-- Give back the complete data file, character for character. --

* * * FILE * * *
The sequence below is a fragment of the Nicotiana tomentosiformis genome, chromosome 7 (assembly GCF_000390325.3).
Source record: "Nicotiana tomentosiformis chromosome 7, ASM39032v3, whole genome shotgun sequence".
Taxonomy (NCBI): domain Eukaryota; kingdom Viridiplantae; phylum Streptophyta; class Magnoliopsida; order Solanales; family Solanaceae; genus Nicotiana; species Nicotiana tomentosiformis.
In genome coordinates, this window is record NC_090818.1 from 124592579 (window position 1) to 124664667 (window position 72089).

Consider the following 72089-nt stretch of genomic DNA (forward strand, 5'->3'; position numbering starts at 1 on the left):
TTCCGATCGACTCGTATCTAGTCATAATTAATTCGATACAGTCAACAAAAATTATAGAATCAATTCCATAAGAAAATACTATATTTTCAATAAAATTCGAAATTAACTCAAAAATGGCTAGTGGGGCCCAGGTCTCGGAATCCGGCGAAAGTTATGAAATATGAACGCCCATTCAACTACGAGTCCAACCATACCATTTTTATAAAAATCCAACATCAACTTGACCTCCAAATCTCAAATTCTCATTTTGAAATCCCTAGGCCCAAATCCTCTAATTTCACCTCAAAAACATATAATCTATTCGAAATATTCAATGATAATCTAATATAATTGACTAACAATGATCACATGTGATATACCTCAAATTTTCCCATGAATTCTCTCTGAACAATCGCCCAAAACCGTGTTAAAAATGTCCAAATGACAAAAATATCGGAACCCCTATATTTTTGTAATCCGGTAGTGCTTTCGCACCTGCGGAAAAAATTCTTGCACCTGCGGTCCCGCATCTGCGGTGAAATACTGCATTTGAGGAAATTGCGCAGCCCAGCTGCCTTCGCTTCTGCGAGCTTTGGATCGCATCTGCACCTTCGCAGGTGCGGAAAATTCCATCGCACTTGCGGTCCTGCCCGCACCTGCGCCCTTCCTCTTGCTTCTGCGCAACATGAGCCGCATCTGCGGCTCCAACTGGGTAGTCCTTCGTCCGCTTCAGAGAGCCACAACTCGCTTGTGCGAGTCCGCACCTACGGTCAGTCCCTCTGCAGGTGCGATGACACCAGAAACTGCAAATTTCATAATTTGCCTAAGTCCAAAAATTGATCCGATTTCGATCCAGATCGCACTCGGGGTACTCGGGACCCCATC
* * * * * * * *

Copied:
The sequence below is a fragment of the Nicotiana tomentosiformis genome, chromosome 7 (assembly GCF_000390325.3).
Source record: "Nicotiana tomentosiformis chromosome 7, ASM39032v3, whole genome shotgun sequence".
Taxonomy (NCBI): domain Eukaryota; kingdom Viridiplantae; phylum Streptophyta; class Magnoliopsida; order Solanales; family Solanaceae; genus Nicotiana; species Nicotiana tomentosiformis.
In genome coordinates, this window is record NC_090818.1 from 124592579 (window position 1) to 124664667 (window position 72089).

Consider the following 72089-nt stretch of genomic DNA (forward strand, 5'->3'; position numbering starts at 1 on the left):
TTCCGATCGACTCGTATCTAGTCATAATTAATTCGATACAGTCAACAAAAATTATAGAATCAATTCCATAAGAAAATACTATATTTTCAATAAAATTCGAAATTAACTCAAAAATGGCTAGTGGGGCCCAGGTCTCGGAATCCGGCGAAAGTTATGAAATATGAACGCCCATTCAACTACGAGTCCAACCATACCATTTTTATAAAAATCCAACATCAACTTGACCTCCAAATCTCAAATTCTCATTTTGAAATCCCTAGGCCCAAATCCTCTAATTTCACCTCAAAAACATATAATCTATTCGAAATATTCAATGATAATCTAATATAATTGACTAACAATGATCACATGTGATATACCTCAAATTTTCCCATGAATTCTCTCTGAACAATCGCCCAAAACCGTGTTAAAAATGTCCAAATGACAAAAATATCGGAACCCCTATATTTTTGTAATCCGGTAGTGCTTTCGCACCTGCGGAAAAAATTCTTGCACCTGCGGTCCCGCATCTGCGGTGAAATACTGCATTTGAGGAAATTGCGCAGCCCAGCTGCCTTCGCTTCTGCGAGCTTTGGATCGCATCTGCACCTTCGCAGGTGCGGAAAATTCCATCGCACTTGCGGTCCTGCCCGCACCTGCGCCCTTCCTCTTGCTTCTGCGCAACATGAGCCGCATCTGCGGCTCCAACTGGGTAGTCCTTCGTCCGCTTCAGAGAGCCACAACTCGCTTGTGCGAGTCCGCACCTACGGTCAGTCCCTCTGCAGGTGCGATGACACCAGAAACTGCAAATTTCATAATTTGCCTAAGTCCAAAAATTGATCCGATTTCGATCCAGATCGCACTCGGGGTACTCGGGACCCCATC